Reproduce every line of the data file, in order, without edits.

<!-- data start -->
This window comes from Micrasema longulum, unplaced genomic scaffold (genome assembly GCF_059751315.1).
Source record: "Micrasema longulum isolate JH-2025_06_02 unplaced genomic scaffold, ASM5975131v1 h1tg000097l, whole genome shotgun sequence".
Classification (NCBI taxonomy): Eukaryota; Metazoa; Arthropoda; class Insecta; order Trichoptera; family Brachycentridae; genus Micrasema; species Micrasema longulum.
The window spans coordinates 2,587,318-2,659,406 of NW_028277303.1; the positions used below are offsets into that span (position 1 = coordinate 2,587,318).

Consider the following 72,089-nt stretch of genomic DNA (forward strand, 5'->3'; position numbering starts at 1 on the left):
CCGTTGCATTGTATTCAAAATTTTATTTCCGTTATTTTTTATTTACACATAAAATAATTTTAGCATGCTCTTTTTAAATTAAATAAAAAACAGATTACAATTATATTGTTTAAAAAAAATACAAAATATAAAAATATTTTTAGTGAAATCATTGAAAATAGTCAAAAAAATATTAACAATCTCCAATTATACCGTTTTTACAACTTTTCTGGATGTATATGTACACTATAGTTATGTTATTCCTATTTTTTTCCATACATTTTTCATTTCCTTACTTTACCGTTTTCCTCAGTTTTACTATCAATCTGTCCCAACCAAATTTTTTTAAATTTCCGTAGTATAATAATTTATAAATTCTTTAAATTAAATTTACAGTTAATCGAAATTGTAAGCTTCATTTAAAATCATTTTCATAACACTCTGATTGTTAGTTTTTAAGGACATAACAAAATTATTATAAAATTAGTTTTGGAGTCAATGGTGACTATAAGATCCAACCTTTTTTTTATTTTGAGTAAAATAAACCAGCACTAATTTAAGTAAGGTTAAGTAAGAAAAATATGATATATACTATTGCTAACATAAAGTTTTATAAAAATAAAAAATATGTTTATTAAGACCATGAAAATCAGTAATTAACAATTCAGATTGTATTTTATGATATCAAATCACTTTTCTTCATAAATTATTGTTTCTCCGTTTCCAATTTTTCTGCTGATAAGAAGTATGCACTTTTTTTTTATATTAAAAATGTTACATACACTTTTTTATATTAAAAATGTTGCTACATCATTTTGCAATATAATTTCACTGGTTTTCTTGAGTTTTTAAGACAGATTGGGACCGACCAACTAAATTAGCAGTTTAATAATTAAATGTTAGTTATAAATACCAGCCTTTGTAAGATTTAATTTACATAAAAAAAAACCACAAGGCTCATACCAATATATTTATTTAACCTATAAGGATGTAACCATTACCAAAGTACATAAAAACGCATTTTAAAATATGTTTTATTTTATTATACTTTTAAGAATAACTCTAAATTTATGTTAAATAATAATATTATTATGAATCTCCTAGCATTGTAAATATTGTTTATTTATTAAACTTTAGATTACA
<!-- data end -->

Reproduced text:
This window comes from Micrasema longulum, unplaced genomic scaffold (genome assembly GCF_059751315.1).
Source record: "Micrasema longulum isolate JH-2025_06_02 unplaced genomic scaffold, ASM5975131v1 h1tg000097l, whole genome shotgun sequence".
Classification (NCBI taxonomy): Eukaryota; Metazoa; Arthropoda; class Insecta; order Trichoptera; family Brachycentridae; genus Micrasema; species Micrasema longulum.
The window spans coordinates 2,587,318-2,659,406 of NW_028277303.1; the positions used below are offsets into that span (position 1 = coordinate 2,587,318).

Consider the following 72,089-nt stretch of genomic DNA (forward strand, 5'->3'; position numbering starts at 1 on the left):
CCGTTGCATTGTATTCAAAATTTTATTTCCGTTATTTTTTATTTACACATAAAATAATTTTAGCATGCTCTTTTTAAATTAAATAAAAAACAGATTACAATTATATTGTTTAAAAAAAATACAAAATATAAAAATATTTTTAGTGAAATCATTGAAAATAGTCAAAAAAATATTAACAATCTCCAATTATACCGTTTTTACAACTTTTCTGGATGTATATGTACACTATAGTTATGTTATTCCTATTTTTTTCCATACATTTTTCATTTCCTTACTTTACCGTTTTCCTCAGTTTTACTATCAATCTGTCCCAACCAAATTTTTTTAAATTTCCGTAGTATAATAATTTATAAATTCTTTAAATTAAATTTACAGTTAATCGAAATTGTAAGCTTCATTTAAAATCATTTTCATAACACTCTGATTGTTAGTTTTTAAGGACATAACAAAATTATTATAAAATTAGTTTTGGAGTCAATGGTGACTATAAGATCCAACCTTTTTTTTATTTTGAGTAAAATAAACCAGCACTAATTTAAGTAAGGTTAAGTAAGAAAAATATGATATATACTATTGCTAACATAAAGTTTTATAAAAATAAAAAATATGTTTATTAAGACCATGAAAATCAGTAATTAACAATTCAGATTGTATTTTATGATATCAAATCACTTTTCTTCATAAATTATTGTTTCTCCGTTTCCAATTTTTCTGCTGATAAGAAGTATGCACTTTTTTTTTATATTAAAAATGTTACATACACTTTTTTATATTAAAAATGTTGCTACATCATTTTGCAATATAATTTCACTGGTTTTCTTGAGTTTTTAAGACAGATTGGGACCGACCAACTAAATTAGCAGTTTAATAATTAAATGTTAGTTATAAATACCAGCCTTTGTAAGATTTAATTTACATAAAAAAAAACCACAAGGCTCATACCAATATATTTATTTAACCTATAAGGATGTAACCATTACCAAAGTACATAAAAACGCATTTTAAAATATGTTTTATTTTATTATACTTTTAAGAATAACTCTAAATTTATGTTAAATAATAATATTATTATGAATCTCCTAGCATTGTAAATATTGTTTATTTATTAAACTTTAGATTACA